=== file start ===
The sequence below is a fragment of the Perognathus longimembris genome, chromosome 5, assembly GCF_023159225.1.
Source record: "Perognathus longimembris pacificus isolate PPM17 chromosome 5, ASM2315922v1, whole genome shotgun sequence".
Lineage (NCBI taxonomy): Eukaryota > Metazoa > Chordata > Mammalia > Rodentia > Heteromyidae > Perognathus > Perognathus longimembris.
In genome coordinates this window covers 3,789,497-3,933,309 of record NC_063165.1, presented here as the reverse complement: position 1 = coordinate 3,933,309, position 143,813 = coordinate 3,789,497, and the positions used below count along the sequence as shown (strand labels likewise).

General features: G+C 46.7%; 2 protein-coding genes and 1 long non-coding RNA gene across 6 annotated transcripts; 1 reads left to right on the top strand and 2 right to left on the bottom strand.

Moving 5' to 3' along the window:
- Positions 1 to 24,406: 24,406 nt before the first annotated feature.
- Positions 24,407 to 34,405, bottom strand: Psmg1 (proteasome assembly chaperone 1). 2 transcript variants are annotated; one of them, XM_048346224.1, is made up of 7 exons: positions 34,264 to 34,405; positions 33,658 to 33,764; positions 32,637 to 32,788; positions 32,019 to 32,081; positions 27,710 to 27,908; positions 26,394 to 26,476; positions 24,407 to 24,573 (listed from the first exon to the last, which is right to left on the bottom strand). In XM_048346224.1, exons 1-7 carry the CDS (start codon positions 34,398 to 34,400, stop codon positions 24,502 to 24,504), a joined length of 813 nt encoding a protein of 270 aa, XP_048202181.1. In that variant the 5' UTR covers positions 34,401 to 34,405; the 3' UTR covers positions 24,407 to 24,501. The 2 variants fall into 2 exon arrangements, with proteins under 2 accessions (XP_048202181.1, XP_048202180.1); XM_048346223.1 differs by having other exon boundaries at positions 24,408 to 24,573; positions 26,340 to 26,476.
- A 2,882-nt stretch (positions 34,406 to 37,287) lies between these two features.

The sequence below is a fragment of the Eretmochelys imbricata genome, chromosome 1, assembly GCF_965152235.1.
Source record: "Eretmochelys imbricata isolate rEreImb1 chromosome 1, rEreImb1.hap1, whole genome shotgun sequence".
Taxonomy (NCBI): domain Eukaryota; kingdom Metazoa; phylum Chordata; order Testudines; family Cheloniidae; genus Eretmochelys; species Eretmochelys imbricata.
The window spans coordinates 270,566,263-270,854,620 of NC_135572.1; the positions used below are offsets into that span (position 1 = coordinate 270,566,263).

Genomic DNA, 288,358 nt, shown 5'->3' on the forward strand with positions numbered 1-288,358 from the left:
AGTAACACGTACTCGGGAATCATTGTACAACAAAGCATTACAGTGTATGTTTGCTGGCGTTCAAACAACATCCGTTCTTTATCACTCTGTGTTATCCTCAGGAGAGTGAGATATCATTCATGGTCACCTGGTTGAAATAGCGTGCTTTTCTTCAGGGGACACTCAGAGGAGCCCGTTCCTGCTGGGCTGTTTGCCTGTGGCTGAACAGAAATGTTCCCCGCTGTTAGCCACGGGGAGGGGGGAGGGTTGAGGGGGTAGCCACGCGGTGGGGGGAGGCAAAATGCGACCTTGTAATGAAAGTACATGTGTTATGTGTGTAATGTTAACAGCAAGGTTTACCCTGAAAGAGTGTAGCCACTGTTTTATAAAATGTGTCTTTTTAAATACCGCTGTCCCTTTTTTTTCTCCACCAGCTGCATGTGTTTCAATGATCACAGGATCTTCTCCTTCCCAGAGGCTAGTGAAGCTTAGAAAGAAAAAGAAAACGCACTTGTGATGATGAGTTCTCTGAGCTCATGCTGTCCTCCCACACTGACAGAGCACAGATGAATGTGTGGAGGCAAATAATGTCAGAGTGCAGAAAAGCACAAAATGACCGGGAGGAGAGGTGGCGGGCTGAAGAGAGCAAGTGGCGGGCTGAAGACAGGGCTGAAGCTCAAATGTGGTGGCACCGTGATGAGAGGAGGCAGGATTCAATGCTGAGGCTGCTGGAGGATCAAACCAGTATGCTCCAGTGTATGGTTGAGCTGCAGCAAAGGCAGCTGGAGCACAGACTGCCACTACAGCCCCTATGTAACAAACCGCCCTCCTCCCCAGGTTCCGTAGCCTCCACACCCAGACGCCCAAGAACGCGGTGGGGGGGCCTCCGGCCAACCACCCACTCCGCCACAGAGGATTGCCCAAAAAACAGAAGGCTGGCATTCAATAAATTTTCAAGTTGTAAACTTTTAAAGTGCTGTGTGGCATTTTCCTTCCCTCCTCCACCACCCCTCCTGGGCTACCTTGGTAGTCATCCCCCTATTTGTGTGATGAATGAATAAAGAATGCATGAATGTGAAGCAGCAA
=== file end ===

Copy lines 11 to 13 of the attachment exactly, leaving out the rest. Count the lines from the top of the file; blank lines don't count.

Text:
Source record: "Eretmochelys imbricata isolate rEreImb1 chromosome 1, rEreImb1.hap1, whole genome shotgun sequence".
Taxonomy (NCBI): domain Eukaryota; kingdom Metazoa; phylum Chordata; order Testudines; family Cheloniidae; genus Eretmochelys; species Eretmochelys imbricata.
The window spans coordinates 270,566,263-270,854,620 of NC_135572.1; the positions used below are offsets into that span (position 1 = coordinate 270,566,263).